Both the experiences of the industrialized countries of the West and the Asian tigers showed that the industrial revolution sped the move away from an agrarian society where 85 to 90 percent of the labor force worked in traditional agriculture in which subsistence farming was the rule.  The move from agriculture to nonagricultural and manufacturing sectors was gradual but inexorable.  In the manufacturing sector, it was first very labor-intensive, and then became more capital-intensive as technology advanced.  Ultimately, the service sector dominated. Overall, the process was one of continuous structural change. As a late-comer to this modernization process in 1949, China had the advantage of backwardness, the same problem of the Philippines today that we can convert into an opportunity.  To innovate, China did not have to invent the technology or industry by doing R&D.  It could borrow technology, industries and institutions from the advanced countries with low risk and costs.  East Asian economies, including Japan and the four small dragons as well as China after the transition in 1979 under Deng Xiao Peng, all tapped into this advantage.   

          China has been so open to Foreign Direct Investments since 1979 that FDI flows have averaged $75 to $100 billion annually.  Like Japan at the beginning of the last century, China did not hesitate to borrow as much technology as possible from the more advanced countries.  But this borrowing process assumed a very important precondition.  The country must heavily invest in science and engineering education so that its absorptive capacity of borrowed technology will be high.  China can almost instantly replicate foreign technology in any branch of industry because they have a cadre of scientists and engineers that do reverse engineering.  The Philippines and some of the emerging markets wanting to follow the Chinese strategy must invest a great deal more in science and engineering education.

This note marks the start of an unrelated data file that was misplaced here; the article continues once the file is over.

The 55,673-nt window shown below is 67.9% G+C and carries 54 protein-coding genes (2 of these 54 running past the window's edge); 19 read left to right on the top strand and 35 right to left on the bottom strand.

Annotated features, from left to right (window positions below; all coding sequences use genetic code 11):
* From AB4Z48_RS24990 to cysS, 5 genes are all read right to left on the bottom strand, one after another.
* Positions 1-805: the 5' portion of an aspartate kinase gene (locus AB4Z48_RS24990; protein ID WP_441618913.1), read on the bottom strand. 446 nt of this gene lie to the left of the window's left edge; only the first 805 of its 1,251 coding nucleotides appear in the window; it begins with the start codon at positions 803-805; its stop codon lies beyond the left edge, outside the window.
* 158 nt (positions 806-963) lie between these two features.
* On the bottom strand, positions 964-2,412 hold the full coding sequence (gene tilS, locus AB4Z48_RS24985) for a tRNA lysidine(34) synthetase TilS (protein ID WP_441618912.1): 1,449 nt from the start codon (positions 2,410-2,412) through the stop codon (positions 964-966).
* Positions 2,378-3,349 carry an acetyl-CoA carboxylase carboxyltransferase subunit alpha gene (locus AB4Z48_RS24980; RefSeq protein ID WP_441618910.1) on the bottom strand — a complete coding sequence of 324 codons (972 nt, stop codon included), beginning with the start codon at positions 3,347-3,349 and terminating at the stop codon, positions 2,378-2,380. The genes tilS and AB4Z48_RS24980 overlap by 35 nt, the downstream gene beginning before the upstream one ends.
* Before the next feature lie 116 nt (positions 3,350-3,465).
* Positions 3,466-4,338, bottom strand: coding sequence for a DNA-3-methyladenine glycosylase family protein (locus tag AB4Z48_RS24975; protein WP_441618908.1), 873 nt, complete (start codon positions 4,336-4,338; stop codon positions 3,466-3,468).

In terms of industrial policy, there is much to learn from the failure of China before the transition in 1979.  Why did China fail before the transition in 1979?  The answer given by Mr. Li is as follows:  "China didn't tap into that potential until 1979 because it adopted a misguided modernization strategy.  Revolutionary leaders such as Mao Zedong and Zhou Enlai hoped to make China an advanced country immediately after the founding of the People's Republic of China in 1949.  They adopted a strategy to build up advanced capital- and technology-intensive industries even though China was an agrarian economy.  The government's priority industries went against China's comparative advantage.  The government needed to protect them by giving them monopoly positions and subsidizing them through various price distortions, including suppressed interest rates, over-valued exchange rates and so on.  The price distortions created shortages and the government was obliged to use administrative measures to mobilize and allocate resources directly to the non-viable firms in the priority industries.  Through these interventions the government was able to set up modern advanced industries, but the resources were misallocated and the incentives repressed.  Economic performance was very poor.  Haste made waste."

          It is uncanny that the failed industrial policy described above was exactly the same that our leaders followed for almost thirty years after we were granted independence in 1946.  No wonder we also failed miserably, acquiring the notoriety of being the sick man of Asia by the mid 1980s.  But all is not lost.  For more than a decade now, our leaders have been giving the due attention to rural and agricultural development and to tapping the advantages of a young labor force through labor-intensive industrialization.  What must be done in the next ten years is to significantly increase our investment in science and engineering education so we will have the human resources to borrow foreign technology intelligently and to make the transition to capital-intensive and high-value manufacturing as soon as possible.  For comments, my email address is bernardo.villegas@uap.asia.